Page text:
RIP, Sir Nigel Rodley
It is with great sadness that I report the passing of my friend and Doughty Street colleague Sir Nigel Rodley. Cribbing from the statement issued by the International Commission of Jurists, of which Nigel was President:
Elected President of the ICJ in 2012, he was serving his third term as such. He had been first elected to the Commission in 2003 and re-elected in 2008 and 2013. He served as a member of the Executive Committee from 2004-2006.
He was also a Council member of JUSTICE, the British Section of the International Commission of Jurists.
Professor Sir Nigel Rodley was a towering figure in the area of international human rights, playing many roles as an educator, as an academic, as an activist and as an advocate.
He established and expanded the first human rights law department at Amnesty International in the 1970s and 1980s, leading the organization’s work on the development and promotion on international legal standards.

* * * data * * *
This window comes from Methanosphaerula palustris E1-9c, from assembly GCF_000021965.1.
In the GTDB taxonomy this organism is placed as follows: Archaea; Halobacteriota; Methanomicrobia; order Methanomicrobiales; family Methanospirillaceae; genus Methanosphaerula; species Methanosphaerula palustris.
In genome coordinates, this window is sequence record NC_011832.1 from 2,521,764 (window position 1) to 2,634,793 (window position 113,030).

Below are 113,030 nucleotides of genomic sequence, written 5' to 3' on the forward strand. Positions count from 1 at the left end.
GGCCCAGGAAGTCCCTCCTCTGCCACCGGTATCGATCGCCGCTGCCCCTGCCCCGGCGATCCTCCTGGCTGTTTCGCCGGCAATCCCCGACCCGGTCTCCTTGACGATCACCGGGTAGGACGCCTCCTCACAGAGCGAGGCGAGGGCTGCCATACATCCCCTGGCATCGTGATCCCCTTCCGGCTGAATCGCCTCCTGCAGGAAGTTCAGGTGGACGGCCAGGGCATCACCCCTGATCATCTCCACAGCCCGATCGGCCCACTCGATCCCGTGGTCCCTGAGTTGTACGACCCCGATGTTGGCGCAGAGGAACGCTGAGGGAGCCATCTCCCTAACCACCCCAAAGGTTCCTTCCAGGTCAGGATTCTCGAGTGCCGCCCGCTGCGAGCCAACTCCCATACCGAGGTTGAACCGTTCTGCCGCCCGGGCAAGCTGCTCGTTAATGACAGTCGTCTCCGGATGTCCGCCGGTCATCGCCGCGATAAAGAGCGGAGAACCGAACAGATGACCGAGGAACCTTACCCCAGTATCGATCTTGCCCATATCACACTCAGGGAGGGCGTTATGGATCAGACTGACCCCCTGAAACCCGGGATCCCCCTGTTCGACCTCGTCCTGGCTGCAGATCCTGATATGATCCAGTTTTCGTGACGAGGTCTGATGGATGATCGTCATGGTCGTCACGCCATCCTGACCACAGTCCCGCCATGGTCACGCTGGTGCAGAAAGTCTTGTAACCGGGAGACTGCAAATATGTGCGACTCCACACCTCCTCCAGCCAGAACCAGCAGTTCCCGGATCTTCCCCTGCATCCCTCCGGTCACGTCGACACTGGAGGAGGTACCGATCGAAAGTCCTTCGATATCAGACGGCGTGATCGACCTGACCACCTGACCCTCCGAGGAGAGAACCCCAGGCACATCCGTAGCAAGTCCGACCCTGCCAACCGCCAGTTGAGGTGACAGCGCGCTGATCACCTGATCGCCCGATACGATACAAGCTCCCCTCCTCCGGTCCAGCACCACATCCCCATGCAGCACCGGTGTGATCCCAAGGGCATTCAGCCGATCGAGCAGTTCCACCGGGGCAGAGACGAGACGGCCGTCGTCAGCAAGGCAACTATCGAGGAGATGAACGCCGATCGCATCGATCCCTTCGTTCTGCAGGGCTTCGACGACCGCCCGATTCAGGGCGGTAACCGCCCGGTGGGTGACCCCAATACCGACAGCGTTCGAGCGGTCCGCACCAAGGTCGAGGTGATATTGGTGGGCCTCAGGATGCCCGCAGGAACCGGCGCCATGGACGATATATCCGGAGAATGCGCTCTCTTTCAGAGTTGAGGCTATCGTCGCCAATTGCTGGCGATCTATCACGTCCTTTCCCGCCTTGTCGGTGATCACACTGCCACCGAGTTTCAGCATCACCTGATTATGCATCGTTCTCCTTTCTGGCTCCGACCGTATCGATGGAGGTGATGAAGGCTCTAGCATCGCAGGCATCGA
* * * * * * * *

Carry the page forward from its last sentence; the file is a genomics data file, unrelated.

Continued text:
He spent eight years, from 1993 to 2001, as the United Nations’ Special Rapporteur on Torture, visiting dozens of countries and working tenaciously toward the eradication of torture worldwide.
From 2001 to 2016 he served on the UN Human Rights Committee, including a period as it Chairman, where he often served as the intellectual author of the Committee’s most prominent accomplishments.
I’m sure many Opinio Juris readers knew Nigel, someone for whom the expression “towering figure” seems specifically invented. Although our paths had crossed both virtually and physically for a number of years, I did not get to know Nigel particularly well until we went to Beijing together a couple of years ago as part of a Chatham House project entitled “China and the Future of the International Legal Order.” I was fortunate enough to spend a great deal of time with Nigel during that trip, including flying back with him. (Nigel almost missed the trip because he left his wallet in our taxi.) After that, we were fast friends.
You would be hard pressed to find a kinder, more gracious person than Nigel. He will be sorely missed — by me and by anyone else who had the pleasure of knowing him.
Requiescat in pace, Sir Nigel.